« Bush Attacks States Rights, Again | Main | Europe Condemns US Workers Rights Violations »

December 11, 2003

Conservatives and "Judicial Activism"

For conservatives, judicial activism is any decision they don't like.

That's the only conclusion you can have reading pieces like this by John Fund in the Wall Street Journal:

Justice Sandra Day O'Connor more or less completed her ideological journey toward judicial activism yesterday when she cast the deciding vote upholding the McCain-Feingold restrictions on campaign speech... And, of course, Ms. O'Connor wrote the court's opinion this year upholding the use of race in university admissions in the University of Michigan case. (emphasis added)
Here Fund is complaining that O'Connor didn't second guess the Congress on McCain-Feingold and didn't second-guess Michigan on use of affirmative action.

What defines restraint more than deferring to the judgement of the elected branch?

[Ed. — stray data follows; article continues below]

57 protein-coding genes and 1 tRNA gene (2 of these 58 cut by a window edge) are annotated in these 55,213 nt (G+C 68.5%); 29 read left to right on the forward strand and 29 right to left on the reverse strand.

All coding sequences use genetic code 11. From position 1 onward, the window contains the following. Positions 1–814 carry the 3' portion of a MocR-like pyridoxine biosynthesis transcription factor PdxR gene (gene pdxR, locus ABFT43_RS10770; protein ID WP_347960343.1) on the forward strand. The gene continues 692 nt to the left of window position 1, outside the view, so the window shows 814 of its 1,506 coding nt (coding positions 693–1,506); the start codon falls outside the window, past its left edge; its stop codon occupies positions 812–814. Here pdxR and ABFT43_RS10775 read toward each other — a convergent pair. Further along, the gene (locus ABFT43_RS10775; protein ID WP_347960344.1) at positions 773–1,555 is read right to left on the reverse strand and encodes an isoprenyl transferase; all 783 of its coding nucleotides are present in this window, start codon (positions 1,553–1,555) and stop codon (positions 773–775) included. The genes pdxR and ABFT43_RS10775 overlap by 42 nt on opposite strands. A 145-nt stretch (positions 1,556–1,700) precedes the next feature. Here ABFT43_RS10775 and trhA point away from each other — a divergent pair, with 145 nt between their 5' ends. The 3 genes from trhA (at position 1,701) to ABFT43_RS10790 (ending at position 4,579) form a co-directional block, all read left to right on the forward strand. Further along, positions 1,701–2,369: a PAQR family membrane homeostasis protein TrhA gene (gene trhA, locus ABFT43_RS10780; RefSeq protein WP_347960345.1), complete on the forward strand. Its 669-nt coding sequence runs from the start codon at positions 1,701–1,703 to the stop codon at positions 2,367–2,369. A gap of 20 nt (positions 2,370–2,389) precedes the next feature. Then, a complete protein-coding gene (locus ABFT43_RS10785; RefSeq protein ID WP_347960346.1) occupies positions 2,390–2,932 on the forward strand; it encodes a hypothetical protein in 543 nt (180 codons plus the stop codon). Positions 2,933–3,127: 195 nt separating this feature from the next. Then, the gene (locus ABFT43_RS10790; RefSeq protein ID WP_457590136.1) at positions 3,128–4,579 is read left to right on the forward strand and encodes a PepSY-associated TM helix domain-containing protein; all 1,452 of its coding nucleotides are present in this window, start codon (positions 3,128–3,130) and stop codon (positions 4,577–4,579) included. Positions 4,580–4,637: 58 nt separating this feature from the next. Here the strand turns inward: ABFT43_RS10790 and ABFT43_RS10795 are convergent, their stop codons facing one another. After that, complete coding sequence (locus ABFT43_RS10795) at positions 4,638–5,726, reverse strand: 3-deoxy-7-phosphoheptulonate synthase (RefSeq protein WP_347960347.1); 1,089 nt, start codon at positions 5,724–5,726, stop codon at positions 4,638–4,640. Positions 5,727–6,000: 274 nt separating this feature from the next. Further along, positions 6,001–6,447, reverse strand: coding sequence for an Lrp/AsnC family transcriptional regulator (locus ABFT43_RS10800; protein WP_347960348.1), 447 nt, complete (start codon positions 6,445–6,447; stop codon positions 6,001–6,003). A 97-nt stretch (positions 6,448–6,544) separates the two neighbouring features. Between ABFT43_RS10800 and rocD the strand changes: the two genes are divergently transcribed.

Not that O'Connor isn't an activist in many decisions, but definitely not here.

Why can't conservatives just honestly admit they want activism by judges for fundamental values they cherish? Conservatives like unelected judges overturning democratic decisions they don't like, just as many liberals like the same when legislatures pass laws they don't like.

There's plenty of philosophical support for such judicial activism. I personally disagree with almost all of it, for both conservative and liberal causes, but I find this conservative hypocrisy on the issue ridiculous.

Posted by Nathan at December 11, 2003 10:16 AM